Week 1

Exploding Kittens Brings Out the Dark Side in People

For those of you who are unfamiliar with the game “Exploding Kittens”, it is essentially Russian Roulette, but played with cards and well, weirdly drawn kittens. I won’t go into the rules of the game in depth, but basically, there’s a deck of cards, and if you draw an “exploding kitten” card, you’re out for good. The catch is that everyone starts off with one diffuse card that they can put down once an exploding kitten is drawn. Also, if you draw the kitten card and you’re still in the game, you can pick where to place the card in the deck. There’s also a bunch of other types of cards where you can choose to steal someone’s cards, or see into the top three cards in the deck, etc. If you haven’t realized by now, sabotaging your opponents is basically the only way to win it.

Now, how does this even remotely tie into social psychology? Well, I never considered myself a competitive person. Quite frankly, I despise competition, both on a moral level and in the sense that I cannot be bothered to dedicate a significant amount of energy into winning some low-stakes, silly prize. Winning just for the sake of winning has absolutely never made sense to me. My friend group also consists of fairly non-competitive people, or at least I thought it did. Until Exploding Kittens came around.

The first few innocent, tentative card draws escalated into a horrifying “every man for himself” death match. I knocked out two people in a row after planting an exploding kitten on top of the deck, knowing that once that was drawn, the next player would be lulled into a false sense of security and BAM- there was one coming right after. Upon winning the game, I let out a truly alarming cackle that I didn’t think was possible to produce outside of a villain’s scene in a movie.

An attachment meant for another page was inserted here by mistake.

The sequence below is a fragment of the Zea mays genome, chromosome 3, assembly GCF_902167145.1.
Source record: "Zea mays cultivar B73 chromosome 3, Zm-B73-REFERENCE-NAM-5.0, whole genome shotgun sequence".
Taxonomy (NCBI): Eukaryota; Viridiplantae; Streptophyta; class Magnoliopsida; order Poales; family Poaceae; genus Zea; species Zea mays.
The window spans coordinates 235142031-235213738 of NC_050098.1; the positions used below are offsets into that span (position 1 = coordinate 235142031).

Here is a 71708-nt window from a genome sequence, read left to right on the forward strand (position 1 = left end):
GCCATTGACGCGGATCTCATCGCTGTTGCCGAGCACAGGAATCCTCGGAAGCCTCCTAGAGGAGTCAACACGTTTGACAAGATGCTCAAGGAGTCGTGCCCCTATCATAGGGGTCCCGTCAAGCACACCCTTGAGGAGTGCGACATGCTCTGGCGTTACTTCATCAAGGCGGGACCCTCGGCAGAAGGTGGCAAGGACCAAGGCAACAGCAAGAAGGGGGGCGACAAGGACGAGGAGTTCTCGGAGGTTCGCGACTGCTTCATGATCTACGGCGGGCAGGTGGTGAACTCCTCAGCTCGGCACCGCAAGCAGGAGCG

After the euphoric, drug-like high of winning wore off, I was left feeling perplexed. How did this game turn me into a nearly unrecognizable, bloodthirsty monster who wanted to obliterate all my friends’ hopes and dreams? Well, social psych gave me a pretty good answer. The power of the situation. When I read about the Liberman, Samuels, and Ross 2004 study, I began to understand that I wasn’t necessarily forever changed into a competitive demon who wanted to crush everyone in sight.

The whole purpose of a game like Exploding Kittens is to bring out the competitive side in people. The cards contain quirky little messages meant to goad people on. The rules are designed to encourage sabotage, even in the way that they are written. Even the most “cooperative” person can and will be swept up into it, and if they aren’t aware of the influence that the power of a situation can have, they may be even more intensely impacted by it.

If I hadn’t played the game myself, I am certain that I would’ve judged my friends incessantly, and maybe even thought that I didn’t know them well enough if I sincerely believed them to be cooperative, non-competitive humans. But I did play the game, felt the competitive, barbarous switches click in my brain in real-time. Had I not read about the power of the situation, I may have had a full-blown identity crisis. However, I now understand how something as simple as a game can truly “change” a person, or at the very least how they act. “Crazy” things happening like the events in Jonestown seem much less crazy, and I am very intrigued by the extent to which people can be swept up in the power of a situation.